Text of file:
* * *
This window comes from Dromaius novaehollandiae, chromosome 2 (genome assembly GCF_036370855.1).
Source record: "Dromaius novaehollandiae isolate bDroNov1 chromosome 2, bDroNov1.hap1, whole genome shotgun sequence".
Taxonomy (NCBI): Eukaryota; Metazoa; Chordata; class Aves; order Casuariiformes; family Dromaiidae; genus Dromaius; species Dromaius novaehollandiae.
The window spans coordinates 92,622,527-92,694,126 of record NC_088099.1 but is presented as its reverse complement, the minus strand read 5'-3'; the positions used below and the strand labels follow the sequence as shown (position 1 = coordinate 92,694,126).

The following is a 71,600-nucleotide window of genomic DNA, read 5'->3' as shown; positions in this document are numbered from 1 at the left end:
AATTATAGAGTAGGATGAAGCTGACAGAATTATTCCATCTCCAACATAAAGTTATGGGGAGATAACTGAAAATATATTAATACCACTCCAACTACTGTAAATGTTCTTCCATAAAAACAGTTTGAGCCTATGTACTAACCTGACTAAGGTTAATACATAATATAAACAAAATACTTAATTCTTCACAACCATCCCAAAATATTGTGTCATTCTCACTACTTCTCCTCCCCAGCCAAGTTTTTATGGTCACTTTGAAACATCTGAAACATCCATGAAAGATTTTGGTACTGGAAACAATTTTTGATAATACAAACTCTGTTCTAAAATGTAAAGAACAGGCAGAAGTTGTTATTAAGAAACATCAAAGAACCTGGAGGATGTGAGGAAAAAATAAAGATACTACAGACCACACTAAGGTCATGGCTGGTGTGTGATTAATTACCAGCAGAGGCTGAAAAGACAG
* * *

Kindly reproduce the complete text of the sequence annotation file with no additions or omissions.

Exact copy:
This window comes from Dromaius novaehollandiae, chromosome 2 (genome assembly GCF_036370855.1).
Source record: "Dromaius novaehollandiae isolate bDroNov1 chromosome 2, bDroNov1.hap1, whole genome shotgun sequence".
Taxonomy (NCBI): Eukaryota; Metazoa; Chordata; class Aves; order Casuariiformes; family Dromaiidae; genus Dromaius; species Dromaius novaehollandiae.
The window spans coordinates 92,622,527-92,694,126 of record NC_088099.1 but is presented as its reverse complement, the minus strand read 5'-3'; the positions used below and the strand labels follow the sequence as shown (position 1 = coordinate 92,694,126).

The following is a 71,600-nucleotide window of genomic DNA, read 5'->3' as shown; positions in this document are numbered from 1 at the left end:
AATTATAGAGTAGGATGAAGCTGACAGAATTATTCCATCTCCAACATAAAGTTATGGGGAGATAACTGAAAATATATTAATACCACTCCAACTACTGTAAATGTTCTTCCATAAAAACAGTTTGAGCCTATGTACTAACCTGACTAAGGTTAATACATAATATAAACAAAATACTTAATTCTTCACAACCATCCCAAAATATTGTGTCATTCTCACTACTTCTCCTCCCCAGCCAAGTTTTTATGGTCACTTTGAAACATCTGAAACATCCATGAAAGATTTTGGTACTGGAAACAATTTTTGATAATACAAACTCTGTTCTAAAATGTAAAGAACAGGCAGAAGTTGTTATTAAGAAACATCAAAGAACCTGGAGGATGTGAGGAAAAAATAAAGATACTACAGACCACACTAAGGTCATGGCTGGTGTGTGATTAATTACCAGCAGAGGCTGAAAAGACAG